The only two thing that is accurate in this above passage are that the FDA did reach a settlement with the plaintiffs that involved agreeing to remove the social media and website posts about ivermectin for COVID-19. Note the wording, though. As you will soon see, the FDA never actually admitted to violating its authority in telling the public not to take ivermectin for COVID-19, but the FLCCC is trying its damnedest to imply that that’s what happened. Moreover, ivermectin is not a “safe, well-studied, and proven drug for the prevention and treatment of COVID-19,” although it is now well-studied. Unfortunately, the studies show that, unlike the case for diseases caused by roundworms, ivermectin doesn’t work against COVID-19. I’m not going to retread that evidence yet again, because I’ve discussed it many times, before, but ivermectin doesn’t work against COVID-19.

Unfortunately, thus far all I can find is a stipulation of dismissal, which doesn’t tell us much other than that the lawsuit was dismissed based on a settlement in which the FDA agreed to do the following in the next three weeks:

  • Retire FDA’s Consumer Update entitled, Why You Should Not Use Ivermectin to Treat or Prevent COVID-19, originally posted on March 5, 2021, and revised on September 7, 2021 (ECF No. 12, Ex. 1), while retaining the right to post a revised Consumer Update.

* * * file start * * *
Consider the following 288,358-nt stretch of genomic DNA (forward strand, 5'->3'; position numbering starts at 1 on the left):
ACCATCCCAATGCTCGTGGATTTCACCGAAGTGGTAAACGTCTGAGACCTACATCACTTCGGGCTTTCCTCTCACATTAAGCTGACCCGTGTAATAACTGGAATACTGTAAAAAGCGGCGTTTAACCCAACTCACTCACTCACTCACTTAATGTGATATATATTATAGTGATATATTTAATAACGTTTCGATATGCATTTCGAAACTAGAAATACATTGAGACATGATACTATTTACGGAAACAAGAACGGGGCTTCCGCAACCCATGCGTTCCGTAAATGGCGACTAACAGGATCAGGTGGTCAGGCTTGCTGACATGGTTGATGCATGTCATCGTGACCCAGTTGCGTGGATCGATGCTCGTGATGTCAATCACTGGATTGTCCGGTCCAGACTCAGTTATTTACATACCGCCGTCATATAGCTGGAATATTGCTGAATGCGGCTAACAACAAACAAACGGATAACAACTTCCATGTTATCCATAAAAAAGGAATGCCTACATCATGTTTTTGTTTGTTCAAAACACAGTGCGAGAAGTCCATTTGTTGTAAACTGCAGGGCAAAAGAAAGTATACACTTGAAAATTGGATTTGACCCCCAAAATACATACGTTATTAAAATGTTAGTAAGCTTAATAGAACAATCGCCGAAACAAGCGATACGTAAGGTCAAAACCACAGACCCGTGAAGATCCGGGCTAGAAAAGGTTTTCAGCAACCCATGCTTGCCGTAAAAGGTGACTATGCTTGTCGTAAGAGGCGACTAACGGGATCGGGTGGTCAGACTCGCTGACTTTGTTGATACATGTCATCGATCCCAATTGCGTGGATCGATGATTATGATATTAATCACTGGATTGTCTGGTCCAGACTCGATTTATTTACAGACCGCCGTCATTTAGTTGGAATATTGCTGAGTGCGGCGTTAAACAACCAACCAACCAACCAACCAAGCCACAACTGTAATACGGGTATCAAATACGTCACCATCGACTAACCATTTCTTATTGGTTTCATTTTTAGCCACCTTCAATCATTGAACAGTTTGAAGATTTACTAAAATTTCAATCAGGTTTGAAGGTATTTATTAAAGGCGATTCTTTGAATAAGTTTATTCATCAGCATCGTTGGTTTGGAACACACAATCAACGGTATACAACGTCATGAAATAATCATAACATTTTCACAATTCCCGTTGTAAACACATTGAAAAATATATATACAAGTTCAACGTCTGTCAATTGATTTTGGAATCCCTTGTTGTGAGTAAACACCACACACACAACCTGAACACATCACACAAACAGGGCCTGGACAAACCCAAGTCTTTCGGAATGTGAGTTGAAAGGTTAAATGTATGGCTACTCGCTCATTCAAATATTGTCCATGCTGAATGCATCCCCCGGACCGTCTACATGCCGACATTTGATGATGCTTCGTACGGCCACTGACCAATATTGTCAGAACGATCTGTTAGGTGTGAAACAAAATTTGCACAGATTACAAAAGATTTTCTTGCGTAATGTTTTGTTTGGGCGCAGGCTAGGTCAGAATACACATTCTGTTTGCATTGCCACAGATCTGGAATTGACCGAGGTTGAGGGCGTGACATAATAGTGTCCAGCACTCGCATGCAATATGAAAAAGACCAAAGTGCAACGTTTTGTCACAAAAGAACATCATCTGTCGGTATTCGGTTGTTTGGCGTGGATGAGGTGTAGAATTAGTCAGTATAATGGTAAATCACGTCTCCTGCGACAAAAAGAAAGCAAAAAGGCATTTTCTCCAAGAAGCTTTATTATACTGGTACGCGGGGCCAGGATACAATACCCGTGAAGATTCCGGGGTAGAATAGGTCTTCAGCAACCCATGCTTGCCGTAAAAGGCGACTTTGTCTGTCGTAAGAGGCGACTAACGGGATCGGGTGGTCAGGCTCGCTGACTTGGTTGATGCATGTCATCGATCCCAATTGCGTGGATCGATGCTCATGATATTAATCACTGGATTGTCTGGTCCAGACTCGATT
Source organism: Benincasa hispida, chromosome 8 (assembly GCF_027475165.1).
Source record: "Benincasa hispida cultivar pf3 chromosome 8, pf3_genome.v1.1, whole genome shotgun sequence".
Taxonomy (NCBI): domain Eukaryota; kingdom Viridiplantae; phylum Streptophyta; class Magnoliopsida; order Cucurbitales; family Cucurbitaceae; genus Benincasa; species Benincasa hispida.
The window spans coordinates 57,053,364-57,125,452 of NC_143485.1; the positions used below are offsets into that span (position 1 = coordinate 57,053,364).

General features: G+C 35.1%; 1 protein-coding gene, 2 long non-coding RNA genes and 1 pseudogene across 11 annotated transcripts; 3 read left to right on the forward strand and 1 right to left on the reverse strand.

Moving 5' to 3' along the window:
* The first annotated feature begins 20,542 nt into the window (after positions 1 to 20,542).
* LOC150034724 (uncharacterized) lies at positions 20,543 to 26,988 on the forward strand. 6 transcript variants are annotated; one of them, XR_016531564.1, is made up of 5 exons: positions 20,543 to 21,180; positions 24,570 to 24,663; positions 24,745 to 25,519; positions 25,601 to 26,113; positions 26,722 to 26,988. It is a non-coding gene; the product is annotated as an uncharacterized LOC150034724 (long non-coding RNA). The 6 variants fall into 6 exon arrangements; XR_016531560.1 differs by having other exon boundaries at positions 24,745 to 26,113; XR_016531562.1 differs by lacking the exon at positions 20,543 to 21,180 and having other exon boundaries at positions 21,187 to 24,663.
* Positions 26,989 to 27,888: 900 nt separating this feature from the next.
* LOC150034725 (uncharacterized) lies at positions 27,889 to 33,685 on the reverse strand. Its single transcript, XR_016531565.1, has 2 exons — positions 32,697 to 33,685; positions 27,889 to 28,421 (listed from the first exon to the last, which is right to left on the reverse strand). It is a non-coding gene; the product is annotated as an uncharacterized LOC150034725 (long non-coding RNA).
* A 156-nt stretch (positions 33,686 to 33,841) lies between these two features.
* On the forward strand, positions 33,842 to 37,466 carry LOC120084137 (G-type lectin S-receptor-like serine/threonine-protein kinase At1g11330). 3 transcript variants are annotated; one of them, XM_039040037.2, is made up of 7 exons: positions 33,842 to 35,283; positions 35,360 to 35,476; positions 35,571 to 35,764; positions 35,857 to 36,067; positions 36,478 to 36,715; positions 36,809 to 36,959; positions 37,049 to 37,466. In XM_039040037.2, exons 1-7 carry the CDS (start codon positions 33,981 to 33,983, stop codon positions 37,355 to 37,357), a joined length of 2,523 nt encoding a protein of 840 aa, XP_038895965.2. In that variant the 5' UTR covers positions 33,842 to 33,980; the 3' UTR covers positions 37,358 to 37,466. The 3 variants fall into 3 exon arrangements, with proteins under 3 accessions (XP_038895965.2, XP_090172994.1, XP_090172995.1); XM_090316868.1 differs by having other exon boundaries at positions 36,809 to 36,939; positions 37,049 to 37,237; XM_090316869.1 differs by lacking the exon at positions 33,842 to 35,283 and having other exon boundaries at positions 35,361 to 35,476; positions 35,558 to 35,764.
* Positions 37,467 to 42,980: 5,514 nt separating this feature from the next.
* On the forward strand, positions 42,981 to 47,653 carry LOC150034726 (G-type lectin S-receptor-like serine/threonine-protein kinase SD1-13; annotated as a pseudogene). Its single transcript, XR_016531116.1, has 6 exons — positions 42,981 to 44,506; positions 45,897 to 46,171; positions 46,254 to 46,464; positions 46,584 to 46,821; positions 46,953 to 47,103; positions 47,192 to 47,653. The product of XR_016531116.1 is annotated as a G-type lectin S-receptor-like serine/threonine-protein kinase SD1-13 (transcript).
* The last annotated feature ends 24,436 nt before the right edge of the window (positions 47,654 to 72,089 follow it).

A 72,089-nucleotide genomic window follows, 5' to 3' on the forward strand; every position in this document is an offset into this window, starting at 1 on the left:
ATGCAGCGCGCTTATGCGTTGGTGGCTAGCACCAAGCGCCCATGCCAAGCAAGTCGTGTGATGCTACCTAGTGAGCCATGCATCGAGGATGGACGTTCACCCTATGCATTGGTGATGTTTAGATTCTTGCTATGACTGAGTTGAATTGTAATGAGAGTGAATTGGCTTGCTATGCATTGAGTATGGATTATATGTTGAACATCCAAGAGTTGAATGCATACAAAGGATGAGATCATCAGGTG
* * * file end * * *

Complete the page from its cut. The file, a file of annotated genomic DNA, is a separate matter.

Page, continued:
• Delete and not republish (1) FDA’s Twitter, LinkedIn, and Facebook posts from August 21, 2021 (ECF No. 12, Exs. 4, 5), that read, “You are not a horse. You are not a cow. Seriously, y’all. Stop it.”; (2) FDA’s Instagram post from August 21, 2021 (ECF No. 12, Ex. 6), that reads, “You are not a horse. Stop it with the #ivermectin. It’s not authorized for treating #COVID.”; (3) FDA’s Twitter post from April 26, 2022 (ECF No. 12, Ex. 7), that reads, “Hold your horses, y’all. Ivermectin may be trending, but it still isn’t authorized or approved to treat COVID-19.”; and (4) all other social media posts on FDA accounts that link to Why You Should Not Use Ivermectin to Treat or Prevent COVID-19 (ECF No. 12, Ex. 1).

So how did this result come about, and why did the FDA agree to this settlement? The next section relies on analysis of the original decision to dismiss the suit and its reversal by the appeals court in September, as well as the settlement announced last week, in by Dorit Reiss for the legal aspects, but I will speculate a bit on what I think the FDA’s reasons might have been to settle, rather than to keep fighting.

Quacks win a massive propaganda battle